Battery recycling will be critical to more EVs


As the electric vehicle market expands, so is a new North American battery-recycling industry.

Its aim: to clean up the battery business and help EVs live up to their promise of reducing global carbon emissions.

“There’s no difference between the materials we produce and what the mining industry produces,” said Tim Johnston, co-founder and chairman of Toronto-based Li-Cycle Holdings Corp. “It’s just really about how much can you actually recover practically from that battery at the end of its life.”

EV batteries today are made of materials from an international network of mining projects, processed along a lengthy supply chain anchored in China, Japan and South Korea. For an EV to offset the carbon emitted in mining and manufacturing its battery, it must see tens of thousands of miles of driving, according to analysis by researcher BloombergNEF.

Recycling the battery will help improve the overall carbon-reduction value of EVs.

Li-Cycle is among North America’s leaders in battery recycling on processing capacity. It has two operating processing plants — in Kingston, Ontario, and New York state — each capable of breaking down 5,000 tons a year of end-of-life lithium ion batteries of all types and sizes. Its pipeline of projects under development will add 45,000 tons of annual processing capacity at three U.S. plants and one in Norway.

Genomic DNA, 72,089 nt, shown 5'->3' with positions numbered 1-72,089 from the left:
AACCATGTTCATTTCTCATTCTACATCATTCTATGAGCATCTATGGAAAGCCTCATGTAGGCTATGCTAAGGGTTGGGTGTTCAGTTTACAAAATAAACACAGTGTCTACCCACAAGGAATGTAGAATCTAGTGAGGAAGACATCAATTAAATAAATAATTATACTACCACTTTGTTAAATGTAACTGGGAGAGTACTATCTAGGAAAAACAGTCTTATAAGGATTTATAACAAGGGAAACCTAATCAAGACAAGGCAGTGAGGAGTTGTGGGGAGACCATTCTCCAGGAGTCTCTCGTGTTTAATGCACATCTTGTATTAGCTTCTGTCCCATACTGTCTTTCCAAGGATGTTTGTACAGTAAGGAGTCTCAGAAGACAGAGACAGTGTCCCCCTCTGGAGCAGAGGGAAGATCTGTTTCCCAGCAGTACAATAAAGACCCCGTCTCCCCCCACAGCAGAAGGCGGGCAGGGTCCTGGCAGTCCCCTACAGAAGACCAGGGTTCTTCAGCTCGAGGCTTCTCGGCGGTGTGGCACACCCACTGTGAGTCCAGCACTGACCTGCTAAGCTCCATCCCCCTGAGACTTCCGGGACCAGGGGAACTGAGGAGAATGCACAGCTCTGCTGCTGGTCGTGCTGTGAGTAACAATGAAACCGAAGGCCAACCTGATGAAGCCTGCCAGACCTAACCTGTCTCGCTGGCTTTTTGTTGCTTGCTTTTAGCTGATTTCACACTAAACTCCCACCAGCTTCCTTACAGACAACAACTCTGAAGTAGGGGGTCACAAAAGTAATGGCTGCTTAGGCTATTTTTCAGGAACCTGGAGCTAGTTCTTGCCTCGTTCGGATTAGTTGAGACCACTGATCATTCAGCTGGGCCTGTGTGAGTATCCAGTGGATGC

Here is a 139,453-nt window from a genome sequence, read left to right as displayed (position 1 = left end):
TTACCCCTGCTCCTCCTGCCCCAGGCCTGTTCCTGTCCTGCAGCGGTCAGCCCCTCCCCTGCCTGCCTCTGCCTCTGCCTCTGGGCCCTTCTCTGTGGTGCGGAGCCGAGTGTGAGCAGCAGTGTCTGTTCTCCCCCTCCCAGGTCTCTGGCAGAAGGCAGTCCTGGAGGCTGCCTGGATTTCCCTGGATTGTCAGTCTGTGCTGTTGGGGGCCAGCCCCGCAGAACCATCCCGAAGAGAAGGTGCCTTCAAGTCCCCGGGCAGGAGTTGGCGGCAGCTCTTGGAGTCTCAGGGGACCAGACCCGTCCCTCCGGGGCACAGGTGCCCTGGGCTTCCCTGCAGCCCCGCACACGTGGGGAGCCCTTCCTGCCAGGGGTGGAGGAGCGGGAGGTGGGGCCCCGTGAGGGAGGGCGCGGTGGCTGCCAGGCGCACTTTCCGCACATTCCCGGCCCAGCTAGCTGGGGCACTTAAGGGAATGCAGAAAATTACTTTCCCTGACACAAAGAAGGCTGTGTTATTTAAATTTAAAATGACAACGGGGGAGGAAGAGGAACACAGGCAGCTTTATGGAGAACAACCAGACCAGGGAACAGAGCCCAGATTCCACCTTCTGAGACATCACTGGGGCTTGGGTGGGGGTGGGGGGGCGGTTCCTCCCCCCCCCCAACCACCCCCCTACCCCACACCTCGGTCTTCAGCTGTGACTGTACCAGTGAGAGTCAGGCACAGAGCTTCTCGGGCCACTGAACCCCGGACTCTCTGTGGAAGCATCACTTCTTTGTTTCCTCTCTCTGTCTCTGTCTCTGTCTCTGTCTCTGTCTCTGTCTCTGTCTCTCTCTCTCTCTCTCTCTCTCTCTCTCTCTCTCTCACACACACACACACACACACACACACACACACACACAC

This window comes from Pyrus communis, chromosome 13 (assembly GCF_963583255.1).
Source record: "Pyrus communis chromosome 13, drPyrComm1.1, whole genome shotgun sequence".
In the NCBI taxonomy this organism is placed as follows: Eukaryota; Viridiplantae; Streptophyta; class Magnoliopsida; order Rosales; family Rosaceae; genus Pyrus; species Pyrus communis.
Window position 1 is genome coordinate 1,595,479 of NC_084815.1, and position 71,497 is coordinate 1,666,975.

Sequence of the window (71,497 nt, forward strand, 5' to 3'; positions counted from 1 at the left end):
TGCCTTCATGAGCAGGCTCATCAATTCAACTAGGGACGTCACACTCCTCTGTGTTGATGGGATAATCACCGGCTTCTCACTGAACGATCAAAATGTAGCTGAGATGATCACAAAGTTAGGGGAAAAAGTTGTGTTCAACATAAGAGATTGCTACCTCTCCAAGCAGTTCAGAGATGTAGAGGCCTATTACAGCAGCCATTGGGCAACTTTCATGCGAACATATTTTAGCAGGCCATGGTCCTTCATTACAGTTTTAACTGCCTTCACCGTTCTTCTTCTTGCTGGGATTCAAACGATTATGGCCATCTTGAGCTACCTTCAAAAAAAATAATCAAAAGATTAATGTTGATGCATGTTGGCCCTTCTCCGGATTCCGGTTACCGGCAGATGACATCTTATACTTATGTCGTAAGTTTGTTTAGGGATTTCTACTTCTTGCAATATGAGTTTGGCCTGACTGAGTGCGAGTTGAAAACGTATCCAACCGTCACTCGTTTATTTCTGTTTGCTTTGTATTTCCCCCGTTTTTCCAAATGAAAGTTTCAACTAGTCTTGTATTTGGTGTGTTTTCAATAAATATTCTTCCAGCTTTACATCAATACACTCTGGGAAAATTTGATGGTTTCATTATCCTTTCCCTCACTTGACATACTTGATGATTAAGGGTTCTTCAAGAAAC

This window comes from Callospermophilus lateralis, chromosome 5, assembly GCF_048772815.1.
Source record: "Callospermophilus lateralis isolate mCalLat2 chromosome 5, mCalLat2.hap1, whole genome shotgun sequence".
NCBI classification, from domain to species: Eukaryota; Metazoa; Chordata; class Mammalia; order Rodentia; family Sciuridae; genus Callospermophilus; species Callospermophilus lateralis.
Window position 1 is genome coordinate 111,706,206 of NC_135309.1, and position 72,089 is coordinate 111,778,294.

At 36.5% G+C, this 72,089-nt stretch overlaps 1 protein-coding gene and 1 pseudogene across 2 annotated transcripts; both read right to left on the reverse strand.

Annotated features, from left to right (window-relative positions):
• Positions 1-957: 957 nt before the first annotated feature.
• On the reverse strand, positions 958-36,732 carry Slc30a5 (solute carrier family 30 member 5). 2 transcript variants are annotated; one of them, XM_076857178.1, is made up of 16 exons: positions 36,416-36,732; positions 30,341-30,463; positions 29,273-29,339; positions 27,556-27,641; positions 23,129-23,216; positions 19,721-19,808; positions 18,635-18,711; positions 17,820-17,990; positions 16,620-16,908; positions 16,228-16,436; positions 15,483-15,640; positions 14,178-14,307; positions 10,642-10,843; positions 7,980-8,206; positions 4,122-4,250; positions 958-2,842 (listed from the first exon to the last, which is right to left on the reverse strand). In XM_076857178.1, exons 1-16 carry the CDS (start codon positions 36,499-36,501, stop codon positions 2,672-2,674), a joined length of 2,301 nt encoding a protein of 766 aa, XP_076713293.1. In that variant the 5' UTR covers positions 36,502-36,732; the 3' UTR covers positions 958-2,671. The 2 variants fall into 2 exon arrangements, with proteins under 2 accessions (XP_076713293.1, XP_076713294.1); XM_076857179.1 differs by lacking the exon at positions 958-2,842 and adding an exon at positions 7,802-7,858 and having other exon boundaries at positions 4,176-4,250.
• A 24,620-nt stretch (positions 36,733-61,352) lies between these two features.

Johnston said a steep ramp-up in mining over the next decade will be critical to getting enough battery materials into circulation. But once that happens, he said, the industry must turn to recycling to operate sustainably.

By 2030, Li-Cycle estimates new EV batteries will contain between 10 and 20 percent recycled materials.

Eventually, that figure could reach as high as 95 percent, though that will require efficient recycling and far more end-of-life batteries than are currently available.

With widespread EV adoption still years away, end-of-life battery material is expected to remain in short supply through the 2030s. The limited feedstock has made location a key early consideration for recyclers.

Nevada-based Redwood Materials, launched by Tesla Inc. co-founder J.B. Straubel in 2017, built its first battery-recycling facility about 30 miles from Tesla’s Gigafactory 1 in Reno, Nev. It is also near California, home to the largest concentration of in-use EVs in the U.S.

As Redwood waits for the necessary quantities of end-of-life batteries from EVs to increase, waste from the battery-manufacturing process and batteries from commercial and consumer electronics are key sources of material, said Alexis Georgeson, Redwood’s vice president of communications and government relations.

Redwood has the capacity to process about 20,000 tons of battery material a year across several facilities in northern Nevada. The company wants to triple that footprint in the near term.

Unlike Li-Cycle, which intends to supply producers of battery cathodes and anodes with recycled materials, Redwood plans to produce those components internally.